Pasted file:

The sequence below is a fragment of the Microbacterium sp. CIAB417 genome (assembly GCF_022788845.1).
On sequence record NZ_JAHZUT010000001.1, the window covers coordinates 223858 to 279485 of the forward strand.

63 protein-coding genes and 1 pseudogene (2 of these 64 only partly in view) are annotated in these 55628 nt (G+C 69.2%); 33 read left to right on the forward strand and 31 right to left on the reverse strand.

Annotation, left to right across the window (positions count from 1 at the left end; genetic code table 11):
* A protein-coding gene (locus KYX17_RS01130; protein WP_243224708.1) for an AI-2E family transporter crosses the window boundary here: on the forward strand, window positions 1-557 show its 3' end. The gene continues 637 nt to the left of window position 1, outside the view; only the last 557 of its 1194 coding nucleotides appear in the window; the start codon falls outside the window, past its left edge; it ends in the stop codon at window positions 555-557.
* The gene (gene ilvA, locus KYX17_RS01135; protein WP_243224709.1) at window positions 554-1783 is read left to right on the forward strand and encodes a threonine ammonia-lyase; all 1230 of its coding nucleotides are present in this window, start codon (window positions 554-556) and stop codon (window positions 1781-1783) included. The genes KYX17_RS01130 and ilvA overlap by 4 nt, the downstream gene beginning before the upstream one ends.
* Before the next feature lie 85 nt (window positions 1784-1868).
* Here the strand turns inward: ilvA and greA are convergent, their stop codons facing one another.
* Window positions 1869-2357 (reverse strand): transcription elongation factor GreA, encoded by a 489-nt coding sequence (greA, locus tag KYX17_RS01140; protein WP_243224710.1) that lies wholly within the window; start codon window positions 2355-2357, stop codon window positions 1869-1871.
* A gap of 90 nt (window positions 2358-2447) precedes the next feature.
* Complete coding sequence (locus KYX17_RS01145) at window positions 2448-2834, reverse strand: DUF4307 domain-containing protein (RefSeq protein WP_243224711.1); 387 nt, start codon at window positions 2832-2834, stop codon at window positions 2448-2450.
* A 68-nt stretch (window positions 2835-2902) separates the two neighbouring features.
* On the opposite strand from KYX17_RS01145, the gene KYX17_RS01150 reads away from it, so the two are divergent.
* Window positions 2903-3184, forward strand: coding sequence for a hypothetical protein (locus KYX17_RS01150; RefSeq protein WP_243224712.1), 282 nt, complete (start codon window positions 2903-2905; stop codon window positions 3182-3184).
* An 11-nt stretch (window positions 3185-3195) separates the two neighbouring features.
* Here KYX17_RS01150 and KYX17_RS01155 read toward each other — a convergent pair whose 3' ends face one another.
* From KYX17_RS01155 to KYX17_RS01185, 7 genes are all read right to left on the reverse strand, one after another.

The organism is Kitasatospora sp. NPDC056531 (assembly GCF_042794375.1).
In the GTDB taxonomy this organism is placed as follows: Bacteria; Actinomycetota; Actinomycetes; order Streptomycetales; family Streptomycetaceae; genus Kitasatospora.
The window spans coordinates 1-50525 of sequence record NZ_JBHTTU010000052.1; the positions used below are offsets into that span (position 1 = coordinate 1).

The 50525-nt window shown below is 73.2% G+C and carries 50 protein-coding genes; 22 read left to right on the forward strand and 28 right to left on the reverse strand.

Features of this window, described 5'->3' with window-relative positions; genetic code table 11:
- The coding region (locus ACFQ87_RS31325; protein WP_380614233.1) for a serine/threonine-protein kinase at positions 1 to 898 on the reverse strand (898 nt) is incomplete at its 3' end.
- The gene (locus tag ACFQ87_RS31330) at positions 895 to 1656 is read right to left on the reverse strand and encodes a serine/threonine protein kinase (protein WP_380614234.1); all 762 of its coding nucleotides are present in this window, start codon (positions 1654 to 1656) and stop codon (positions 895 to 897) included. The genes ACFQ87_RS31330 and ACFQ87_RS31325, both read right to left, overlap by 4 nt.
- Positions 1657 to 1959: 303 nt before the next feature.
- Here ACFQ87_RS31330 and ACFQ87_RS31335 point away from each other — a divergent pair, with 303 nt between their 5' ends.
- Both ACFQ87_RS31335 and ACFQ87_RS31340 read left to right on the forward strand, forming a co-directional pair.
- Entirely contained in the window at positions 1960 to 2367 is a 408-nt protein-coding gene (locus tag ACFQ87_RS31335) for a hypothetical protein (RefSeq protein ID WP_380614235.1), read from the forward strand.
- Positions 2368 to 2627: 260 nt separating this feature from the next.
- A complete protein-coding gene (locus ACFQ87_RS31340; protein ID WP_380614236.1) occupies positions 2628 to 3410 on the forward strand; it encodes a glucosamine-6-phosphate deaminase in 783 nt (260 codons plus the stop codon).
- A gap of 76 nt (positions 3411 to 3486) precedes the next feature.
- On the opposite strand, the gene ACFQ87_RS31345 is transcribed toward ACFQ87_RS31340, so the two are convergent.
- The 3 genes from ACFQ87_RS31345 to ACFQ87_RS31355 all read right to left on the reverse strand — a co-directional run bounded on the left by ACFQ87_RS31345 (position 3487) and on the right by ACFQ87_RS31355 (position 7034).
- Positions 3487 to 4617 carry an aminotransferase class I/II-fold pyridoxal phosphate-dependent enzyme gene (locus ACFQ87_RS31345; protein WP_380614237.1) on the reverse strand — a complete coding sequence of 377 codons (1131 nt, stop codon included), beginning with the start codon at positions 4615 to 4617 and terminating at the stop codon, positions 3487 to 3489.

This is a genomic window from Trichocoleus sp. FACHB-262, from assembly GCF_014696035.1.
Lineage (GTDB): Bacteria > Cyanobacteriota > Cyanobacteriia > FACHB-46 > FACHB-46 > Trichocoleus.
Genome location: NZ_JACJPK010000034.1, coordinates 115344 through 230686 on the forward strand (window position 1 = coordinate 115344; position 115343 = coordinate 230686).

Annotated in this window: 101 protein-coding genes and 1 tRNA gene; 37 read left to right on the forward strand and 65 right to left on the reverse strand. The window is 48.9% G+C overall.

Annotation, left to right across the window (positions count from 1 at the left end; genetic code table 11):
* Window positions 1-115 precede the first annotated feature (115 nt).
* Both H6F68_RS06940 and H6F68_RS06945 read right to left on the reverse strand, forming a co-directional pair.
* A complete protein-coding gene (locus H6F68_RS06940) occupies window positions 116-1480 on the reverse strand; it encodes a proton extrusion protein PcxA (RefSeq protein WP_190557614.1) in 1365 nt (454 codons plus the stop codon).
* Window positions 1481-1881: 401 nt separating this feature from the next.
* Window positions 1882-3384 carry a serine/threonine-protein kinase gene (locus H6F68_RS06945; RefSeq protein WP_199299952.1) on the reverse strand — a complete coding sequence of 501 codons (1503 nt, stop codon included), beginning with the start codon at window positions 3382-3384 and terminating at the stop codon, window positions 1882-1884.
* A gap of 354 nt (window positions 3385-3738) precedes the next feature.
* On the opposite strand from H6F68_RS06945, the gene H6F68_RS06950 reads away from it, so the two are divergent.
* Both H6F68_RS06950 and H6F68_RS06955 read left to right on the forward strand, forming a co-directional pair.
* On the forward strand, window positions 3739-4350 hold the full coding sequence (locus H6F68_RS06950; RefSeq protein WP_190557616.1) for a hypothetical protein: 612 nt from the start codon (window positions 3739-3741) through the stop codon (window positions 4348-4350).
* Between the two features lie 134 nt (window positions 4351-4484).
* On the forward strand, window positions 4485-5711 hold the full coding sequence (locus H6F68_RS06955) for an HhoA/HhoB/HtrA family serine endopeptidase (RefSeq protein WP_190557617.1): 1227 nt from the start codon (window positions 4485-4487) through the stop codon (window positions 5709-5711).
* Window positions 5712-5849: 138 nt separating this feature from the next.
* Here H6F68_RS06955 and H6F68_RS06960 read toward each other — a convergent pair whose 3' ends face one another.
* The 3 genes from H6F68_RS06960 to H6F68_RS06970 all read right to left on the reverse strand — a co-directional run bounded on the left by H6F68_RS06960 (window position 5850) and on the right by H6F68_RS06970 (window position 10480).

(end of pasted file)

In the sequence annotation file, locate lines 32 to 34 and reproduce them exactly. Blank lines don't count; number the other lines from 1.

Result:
- On the opposite strand, the gene ACFQ87_RS31345 is transcribed toward ACFQ87_RS31340, so the two are convergent.
- The 3 genes from ACFQ87_RS31345 to ACFQ87_RS31355 all read right to left on the reverse strand — a co-directional run bounded on the left by ACFQ87_RS31345 (position 3487) and on the right by ACFQ87_RS31355 (position 7034).
- Positions 3487 to 4617 carry an aminotransferase class I/II-fold pyridoxal phosphate-dependent enzyme gene (locus ACFQ87_RS31345; protein WP_380614237.1) on the reverse strand — a complete coding sequence of 377 codons (1131 nt, stop codon included), beginning with the start codon at positions 4615 to 4617 and terminating at the stop codon, positions 3487 to 3489.